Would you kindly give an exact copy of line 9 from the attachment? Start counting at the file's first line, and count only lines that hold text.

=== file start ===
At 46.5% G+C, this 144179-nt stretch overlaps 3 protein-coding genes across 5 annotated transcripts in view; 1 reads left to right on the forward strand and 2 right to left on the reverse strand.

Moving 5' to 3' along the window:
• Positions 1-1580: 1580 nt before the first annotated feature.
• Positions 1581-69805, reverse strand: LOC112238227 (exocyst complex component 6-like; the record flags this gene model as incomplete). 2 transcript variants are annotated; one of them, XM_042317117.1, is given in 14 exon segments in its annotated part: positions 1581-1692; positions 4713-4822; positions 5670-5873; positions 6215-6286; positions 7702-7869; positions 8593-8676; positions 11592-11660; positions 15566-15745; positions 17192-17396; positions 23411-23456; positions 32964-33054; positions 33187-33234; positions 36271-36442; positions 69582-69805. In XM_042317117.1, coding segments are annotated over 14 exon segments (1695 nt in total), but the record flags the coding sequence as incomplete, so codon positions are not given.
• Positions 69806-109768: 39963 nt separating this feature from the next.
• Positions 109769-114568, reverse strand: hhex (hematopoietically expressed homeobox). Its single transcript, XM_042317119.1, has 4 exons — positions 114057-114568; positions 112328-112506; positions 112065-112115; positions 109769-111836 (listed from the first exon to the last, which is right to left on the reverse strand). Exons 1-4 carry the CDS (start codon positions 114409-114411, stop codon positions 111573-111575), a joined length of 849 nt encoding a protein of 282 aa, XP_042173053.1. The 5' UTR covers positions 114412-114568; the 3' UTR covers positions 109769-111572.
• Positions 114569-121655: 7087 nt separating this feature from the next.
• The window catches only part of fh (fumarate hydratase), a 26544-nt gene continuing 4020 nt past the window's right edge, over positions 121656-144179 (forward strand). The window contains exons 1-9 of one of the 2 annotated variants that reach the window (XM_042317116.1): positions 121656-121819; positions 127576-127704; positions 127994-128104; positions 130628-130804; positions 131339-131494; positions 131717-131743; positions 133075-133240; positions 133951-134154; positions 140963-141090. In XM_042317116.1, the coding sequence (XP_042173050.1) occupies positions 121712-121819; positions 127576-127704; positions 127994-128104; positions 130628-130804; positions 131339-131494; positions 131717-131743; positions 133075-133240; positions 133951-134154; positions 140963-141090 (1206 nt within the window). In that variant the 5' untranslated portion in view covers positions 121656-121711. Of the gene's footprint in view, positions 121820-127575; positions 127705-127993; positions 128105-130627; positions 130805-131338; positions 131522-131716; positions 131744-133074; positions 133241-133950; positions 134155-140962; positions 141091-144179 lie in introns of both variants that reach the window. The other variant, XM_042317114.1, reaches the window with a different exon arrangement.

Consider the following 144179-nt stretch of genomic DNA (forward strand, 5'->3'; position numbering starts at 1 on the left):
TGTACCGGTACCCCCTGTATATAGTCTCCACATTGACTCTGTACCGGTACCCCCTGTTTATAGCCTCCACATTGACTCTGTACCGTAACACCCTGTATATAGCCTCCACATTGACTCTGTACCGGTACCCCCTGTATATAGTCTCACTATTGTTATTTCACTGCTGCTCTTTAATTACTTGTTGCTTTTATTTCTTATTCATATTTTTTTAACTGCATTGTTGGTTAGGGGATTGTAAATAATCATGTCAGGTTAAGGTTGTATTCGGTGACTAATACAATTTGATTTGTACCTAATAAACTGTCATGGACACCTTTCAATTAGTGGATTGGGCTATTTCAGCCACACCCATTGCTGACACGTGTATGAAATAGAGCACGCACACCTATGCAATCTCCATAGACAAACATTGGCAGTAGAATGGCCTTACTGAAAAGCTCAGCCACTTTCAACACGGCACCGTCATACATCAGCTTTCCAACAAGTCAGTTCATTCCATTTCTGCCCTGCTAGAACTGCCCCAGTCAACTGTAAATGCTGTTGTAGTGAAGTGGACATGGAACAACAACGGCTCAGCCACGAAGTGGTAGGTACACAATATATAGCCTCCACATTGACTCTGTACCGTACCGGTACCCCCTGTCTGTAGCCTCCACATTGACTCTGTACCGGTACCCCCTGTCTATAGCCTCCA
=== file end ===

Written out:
Consider the following 144179-nt stretch of genomic DNA (forward strand, 5'->3'; position numbering starts at 1 on the left):